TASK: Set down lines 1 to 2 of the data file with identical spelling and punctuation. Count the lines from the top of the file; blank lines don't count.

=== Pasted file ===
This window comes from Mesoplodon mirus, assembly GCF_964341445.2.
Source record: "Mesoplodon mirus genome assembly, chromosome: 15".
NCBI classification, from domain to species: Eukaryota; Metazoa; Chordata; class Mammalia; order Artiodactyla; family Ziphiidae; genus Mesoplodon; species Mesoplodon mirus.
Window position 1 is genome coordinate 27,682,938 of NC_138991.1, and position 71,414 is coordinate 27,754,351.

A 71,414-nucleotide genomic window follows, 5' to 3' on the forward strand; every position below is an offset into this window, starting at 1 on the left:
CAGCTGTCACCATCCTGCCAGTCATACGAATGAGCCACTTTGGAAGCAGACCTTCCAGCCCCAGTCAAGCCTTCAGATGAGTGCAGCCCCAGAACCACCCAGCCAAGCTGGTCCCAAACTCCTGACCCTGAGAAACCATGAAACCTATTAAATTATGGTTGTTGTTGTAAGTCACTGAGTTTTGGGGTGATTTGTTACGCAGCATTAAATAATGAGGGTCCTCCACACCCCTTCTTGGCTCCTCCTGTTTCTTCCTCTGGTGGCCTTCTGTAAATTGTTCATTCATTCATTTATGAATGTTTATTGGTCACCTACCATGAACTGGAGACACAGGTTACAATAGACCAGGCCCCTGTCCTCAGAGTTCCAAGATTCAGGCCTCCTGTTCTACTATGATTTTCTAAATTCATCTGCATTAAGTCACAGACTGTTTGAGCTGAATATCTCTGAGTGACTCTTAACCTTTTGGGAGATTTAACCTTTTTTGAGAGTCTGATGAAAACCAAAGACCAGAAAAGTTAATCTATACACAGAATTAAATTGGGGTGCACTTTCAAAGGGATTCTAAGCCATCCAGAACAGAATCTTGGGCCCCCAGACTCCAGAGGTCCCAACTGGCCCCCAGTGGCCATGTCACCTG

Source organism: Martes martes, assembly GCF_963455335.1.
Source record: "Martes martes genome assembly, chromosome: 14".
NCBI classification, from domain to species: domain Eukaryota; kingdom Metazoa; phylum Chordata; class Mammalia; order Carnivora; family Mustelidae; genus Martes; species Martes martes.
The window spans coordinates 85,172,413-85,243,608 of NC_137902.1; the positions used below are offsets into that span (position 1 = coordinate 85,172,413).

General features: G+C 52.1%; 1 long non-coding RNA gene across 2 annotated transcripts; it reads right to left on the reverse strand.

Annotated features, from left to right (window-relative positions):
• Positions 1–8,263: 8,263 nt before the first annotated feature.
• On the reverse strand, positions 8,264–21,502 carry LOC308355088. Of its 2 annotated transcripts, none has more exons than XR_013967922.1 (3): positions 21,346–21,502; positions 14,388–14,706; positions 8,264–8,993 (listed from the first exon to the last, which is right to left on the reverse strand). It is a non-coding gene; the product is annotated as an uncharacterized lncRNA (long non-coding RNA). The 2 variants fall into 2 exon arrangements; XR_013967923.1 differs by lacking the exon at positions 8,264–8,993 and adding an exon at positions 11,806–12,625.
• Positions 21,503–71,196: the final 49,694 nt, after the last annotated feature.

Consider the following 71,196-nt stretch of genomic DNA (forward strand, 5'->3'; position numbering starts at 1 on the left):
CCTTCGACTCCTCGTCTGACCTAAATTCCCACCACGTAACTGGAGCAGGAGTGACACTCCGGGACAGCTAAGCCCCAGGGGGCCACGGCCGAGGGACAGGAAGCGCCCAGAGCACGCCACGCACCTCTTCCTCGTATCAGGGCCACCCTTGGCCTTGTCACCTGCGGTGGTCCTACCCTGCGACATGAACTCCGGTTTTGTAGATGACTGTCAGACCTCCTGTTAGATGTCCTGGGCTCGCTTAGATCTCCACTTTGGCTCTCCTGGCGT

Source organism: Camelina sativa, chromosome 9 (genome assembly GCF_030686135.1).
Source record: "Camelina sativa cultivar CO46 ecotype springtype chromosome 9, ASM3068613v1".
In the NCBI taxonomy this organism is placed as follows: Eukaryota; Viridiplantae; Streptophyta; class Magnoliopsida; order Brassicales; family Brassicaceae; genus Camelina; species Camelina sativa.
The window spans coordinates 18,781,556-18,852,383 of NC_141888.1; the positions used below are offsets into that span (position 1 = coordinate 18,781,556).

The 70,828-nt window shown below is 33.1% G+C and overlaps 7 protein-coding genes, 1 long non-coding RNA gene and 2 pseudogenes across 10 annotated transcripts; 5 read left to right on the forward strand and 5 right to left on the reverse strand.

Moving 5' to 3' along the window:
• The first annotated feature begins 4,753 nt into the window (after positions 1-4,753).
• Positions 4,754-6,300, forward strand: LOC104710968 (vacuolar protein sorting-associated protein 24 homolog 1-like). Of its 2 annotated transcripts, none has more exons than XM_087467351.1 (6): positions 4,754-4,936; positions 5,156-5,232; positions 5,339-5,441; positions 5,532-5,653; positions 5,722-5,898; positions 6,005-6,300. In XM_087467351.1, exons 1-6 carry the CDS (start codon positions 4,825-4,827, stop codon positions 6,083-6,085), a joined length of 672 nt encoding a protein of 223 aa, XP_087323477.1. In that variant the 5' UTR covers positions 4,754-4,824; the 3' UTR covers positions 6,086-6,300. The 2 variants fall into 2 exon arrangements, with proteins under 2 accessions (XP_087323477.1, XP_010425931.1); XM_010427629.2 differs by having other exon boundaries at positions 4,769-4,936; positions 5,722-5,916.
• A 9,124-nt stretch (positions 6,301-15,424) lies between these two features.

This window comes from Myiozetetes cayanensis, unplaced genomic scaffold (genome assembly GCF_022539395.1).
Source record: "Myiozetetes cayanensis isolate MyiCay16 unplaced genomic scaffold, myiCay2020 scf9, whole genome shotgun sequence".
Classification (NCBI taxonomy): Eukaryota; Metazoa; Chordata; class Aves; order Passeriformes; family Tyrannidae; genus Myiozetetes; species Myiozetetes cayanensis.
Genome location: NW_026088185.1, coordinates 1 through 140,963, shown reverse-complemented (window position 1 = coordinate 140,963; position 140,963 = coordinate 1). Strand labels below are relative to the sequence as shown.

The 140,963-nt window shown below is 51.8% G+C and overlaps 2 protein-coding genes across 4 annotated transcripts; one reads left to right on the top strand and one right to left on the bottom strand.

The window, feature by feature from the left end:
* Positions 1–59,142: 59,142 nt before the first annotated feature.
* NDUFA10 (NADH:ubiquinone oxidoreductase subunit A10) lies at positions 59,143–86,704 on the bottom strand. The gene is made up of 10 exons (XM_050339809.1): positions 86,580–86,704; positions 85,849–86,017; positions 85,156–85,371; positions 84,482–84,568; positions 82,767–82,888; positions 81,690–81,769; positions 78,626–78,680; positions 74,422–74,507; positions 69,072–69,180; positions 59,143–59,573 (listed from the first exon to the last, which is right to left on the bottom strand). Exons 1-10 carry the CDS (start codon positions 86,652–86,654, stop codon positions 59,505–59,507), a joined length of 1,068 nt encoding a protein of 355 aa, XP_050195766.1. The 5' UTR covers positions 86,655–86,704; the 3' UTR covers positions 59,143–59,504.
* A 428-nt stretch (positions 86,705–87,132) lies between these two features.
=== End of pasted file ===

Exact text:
This window comes from Mesoplodon mirus, assembly GCF_964341445.2.
Source record: "Mesoplodon mirus genome assembly, chromosome: 15".